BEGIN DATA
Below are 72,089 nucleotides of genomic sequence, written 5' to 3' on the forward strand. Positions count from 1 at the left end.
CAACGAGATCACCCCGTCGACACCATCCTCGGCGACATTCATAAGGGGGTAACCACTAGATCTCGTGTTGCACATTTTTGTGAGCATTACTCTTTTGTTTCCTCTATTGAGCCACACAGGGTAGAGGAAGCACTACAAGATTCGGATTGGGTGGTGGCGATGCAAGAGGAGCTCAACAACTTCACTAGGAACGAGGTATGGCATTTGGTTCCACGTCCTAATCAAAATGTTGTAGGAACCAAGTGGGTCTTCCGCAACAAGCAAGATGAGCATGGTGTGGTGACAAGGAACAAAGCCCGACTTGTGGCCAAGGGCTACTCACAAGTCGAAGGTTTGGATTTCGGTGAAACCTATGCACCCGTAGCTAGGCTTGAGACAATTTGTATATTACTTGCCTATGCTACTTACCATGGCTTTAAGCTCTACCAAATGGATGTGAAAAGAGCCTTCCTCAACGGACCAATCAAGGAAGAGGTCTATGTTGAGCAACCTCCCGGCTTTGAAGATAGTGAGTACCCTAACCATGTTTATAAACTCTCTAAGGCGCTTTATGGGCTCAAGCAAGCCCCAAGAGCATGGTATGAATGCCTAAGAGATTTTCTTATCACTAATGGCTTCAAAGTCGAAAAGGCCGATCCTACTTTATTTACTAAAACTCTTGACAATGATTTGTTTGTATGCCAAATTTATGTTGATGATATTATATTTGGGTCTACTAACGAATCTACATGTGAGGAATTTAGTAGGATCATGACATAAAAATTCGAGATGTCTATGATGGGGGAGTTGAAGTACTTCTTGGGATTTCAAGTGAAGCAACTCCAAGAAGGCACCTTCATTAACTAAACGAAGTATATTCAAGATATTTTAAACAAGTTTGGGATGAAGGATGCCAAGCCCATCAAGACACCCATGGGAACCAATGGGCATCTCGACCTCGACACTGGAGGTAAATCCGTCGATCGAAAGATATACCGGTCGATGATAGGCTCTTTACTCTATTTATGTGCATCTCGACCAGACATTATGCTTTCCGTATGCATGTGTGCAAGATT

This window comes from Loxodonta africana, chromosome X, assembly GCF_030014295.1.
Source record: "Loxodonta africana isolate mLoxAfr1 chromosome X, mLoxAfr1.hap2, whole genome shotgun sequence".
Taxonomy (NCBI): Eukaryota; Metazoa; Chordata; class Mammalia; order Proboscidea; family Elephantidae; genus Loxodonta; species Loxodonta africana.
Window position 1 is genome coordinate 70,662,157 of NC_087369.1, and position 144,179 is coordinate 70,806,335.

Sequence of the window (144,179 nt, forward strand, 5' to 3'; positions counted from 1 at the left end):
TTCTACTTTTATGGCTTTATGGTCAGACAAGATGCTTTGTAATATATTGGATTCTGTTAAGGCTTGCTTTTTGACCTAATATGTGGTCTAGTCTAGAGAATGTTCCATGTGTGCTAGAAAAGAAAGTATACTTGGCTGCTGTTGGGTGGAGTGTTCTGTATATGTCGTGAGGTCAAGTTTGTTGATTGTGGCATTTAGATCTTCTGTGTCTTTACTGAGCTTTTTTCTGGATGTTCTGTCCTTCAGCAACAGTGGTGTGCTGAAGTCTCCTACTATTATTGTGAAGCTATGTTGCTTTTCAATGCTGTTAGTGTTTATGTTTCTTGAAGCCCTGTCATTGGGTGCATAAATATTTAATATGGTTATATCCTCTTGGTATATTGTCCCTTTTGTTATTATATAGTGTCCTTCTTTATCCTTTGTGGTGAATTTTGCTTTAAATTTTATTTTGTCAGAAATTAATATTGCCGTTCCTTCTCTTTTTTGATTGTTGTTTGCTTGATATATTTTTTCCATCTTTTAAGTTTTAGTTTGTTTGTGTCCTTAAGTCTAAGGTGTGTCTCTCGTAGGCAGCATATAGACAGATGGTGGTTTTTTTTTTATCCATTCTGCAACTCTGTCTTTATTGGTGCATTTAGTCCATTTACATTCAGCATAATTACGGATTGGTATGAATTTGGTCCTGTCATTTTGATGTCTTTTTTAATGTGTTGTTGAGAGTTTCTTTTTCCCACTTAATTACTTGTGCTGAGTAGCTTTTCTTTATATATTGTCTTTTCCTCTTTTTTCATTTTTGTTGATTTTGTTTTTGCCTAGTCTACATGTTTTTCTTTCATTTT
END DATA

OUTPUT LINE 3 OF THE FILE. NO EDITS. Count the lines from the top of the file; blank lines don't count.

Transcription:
This window comes from Loxodonta africana, chromosome X, assembly GCF_030014295.1.